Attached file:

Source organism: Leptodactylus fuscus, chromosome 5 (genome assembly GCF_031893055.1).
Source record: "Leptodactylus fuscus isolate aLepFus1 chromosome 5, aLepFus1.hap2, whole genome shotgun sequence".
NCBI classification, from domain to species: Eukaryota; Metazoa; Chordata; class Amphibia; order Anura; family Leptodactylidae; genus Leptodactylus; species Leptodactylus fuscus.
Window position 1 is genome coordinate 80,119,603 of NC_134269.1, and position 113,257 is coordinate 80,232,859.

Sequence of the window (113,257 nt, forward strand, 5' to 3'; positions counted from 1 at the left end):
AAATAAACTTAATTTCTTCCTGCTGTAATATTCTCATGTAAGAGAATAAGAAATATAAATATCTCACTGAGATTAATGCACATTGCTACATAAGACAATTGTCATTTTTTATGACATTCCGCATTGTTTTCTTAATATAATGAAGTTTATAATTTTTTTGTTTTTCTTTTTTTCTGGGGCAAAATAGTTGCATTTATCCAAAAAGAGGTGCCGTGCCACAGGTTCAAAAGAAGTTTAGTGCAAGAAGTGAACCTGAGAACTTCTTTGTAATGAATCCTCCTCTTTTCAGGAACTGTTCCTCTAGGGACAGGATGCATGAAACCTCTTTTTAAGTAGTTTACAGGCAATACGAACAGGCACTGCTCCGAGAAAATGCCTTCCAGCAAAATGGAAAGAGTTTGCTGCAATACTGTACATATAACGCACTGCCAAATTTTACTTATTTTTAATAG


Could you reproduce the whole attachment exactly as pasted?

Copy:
Source organism: Leptodactylus fuscus, chromosome 5 (genome assembly GCF_031893055.1).
Source record: "Leptodactylus fuscus isolate aLepFus1 chromosome 5, aLepFus1.hap2, whole genome shotgun sequence".
NCBI classification, from domain to species: Eukaryota; Metazoa; Chordata; class Amphibia; order Anura; family Leptodactylidae; genus Leptodactylus; species Leptodactylus fuscus.
Window position 1 is genome coordinate 80,119,603 of NC_134269.1, and position 113,257 is coordinate 80,232,859.

Sequence of the window (113,257 nt, forward strand, 5' to 3'; positions counted from 1 at the left end):
AAATAAACTTAATTTCTTCCTGCTGTAATATTCTCATGTAAGAGAATAAGAAATATAAATATCTCACTGAGATTAATGCACATTGCTACATAAGACAATTGTCATTTTTTATGACATTCCGCATTGTTTTCTTAATATAATGAAGTTTATAATTTTTTTGTTTTTCTTTTTTTCTGGGGCAAAATAGTTGCATTTATCCAAAAAGAGGTGCCGTGCCACAGGTTCAAAAGAAGTTTAGTGCAAGAAGTGAACCTGAGAACTTCTTTGTAATGAATCCTCCTCTTTTCAGGAACTGTTCCTCTAGGGACAGGATGCATGAAACCTCTTTTTAAGTAGTTTACAGGCAATACGAACAGGCACTGCTCCGAGAAAATGCCTTCCAGCAAAATGGAAAGAGTTTGCTGCAATACTGTACATATAACGCACTGCCAAATTTTACTTATTTTTAATAG